These are clinical trials that bring great hope in the fight against disease in the 21st century. An American team of researchers claims to have found an effective treatment to cure colorectal cancer.
“This is the first time this has happened in the history of cancer.” Doctor Luis A. Diaz Jr. of Memorial Sloan Kettering Cancer Center, is in disbelief. He and his team managed to beat colorectal cancer in clinical trials. The medical prowess is told in the columns of the New England Journal of Medicine : for nearly six months, researchers conducted experiments based on dostarlimab, a monoclonal antibody. According to New York Timesthis treatment can unmask “cancer cells, allowing the immune system to identify and destroy them”: “These drugs do not work by directly attacking the cancer itself, but make the immune system of a nobody does most of the work, Explain from NPRDr. Hanna Sanoff of the University of North Carolina
Twelve patients participated in the experiment according to the researchers: the latter received a dose of product every three weeks, for six months. If the latter developed a “complete and sustained clinical response 12 months after the end of treatment”, it was no longer necessary for them to undergo chemotherapy.
“A Complete Clinical Response”
The results are unequivocal: the 12 patients who participated in this experiment “had a complete clinical response, with no sign of tumor”. In any case, this is what the MRI analyzes show. In addition, “no case of progression or recurrence had been reported during the follow-up”, explains the study: “It is unprecedented”, comments for his part Dr. Alan P. Venook, specialist in colorectal cancer at the University of California in San Francisco, in the columns of the American tabloid. The researchers will closely follow the 12 patients who participated in this study to “evaluate the duration of the immune response”.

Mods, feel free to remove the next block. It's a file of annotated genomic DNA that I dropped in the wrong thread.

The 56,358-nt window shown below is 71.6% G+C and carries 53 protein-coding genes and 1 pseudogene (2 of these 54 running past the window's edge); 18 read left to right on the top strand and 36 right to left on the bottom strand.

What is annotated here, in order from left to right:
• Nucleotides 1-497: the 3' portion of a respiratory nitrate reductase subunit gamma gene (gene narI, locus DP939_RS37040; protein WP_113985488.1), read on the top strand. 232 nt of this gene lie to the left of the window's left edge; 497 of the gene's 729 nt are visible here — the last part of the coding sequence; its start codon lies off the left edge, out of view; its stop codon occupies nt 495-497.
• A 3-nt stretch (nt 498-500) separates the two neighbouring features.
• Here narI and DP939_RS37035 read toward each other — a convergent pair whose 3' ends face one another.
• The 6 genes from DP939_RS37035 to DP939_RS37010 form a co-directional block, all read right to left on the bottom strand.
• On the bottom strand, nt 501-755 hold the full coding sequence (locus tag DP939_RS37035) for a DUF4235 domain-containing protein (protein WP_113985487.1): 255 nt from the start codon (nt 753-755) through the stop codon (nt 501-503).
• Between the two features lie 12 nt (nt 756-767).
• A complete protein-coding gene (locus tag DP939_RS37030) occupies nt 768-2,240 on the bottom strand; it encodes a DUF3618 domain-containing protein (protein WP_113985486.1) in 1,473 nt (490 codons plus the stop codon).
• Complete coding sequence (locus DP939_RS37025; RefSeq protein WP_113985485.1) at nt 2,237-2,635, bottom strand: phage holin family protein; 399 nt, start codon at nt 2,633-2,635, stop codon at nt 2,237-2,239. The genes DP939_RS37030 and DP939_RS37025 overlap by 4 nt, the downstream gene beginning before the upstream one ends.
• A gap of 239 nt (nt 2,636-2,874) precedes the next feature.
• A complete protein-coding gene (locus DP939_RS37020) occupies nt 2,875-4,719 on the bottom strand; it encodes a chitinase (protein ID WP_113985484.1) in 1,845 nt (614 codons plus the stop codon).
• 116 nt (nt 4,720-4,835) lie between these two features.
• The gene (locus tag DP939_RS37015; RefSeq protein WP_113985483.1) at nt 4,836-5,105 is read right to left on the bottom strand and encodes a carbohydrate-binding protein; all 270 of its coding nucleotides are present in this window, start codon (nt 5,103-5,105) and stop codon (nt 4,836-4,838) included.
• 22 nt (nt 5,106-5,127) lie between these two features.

In France, this medicine is better known as “Jemperli”. The Haute Autorité de Santé had issued an unfavorable opinion in October 2021 on the reimbursement of this drug by Social Security: the organization pointed out “the absence of robust comparative data”, “the very preliminary nature of the efficacy data available”, or even “greater risk-taking than for drugs whose effectiveness is well-founded”.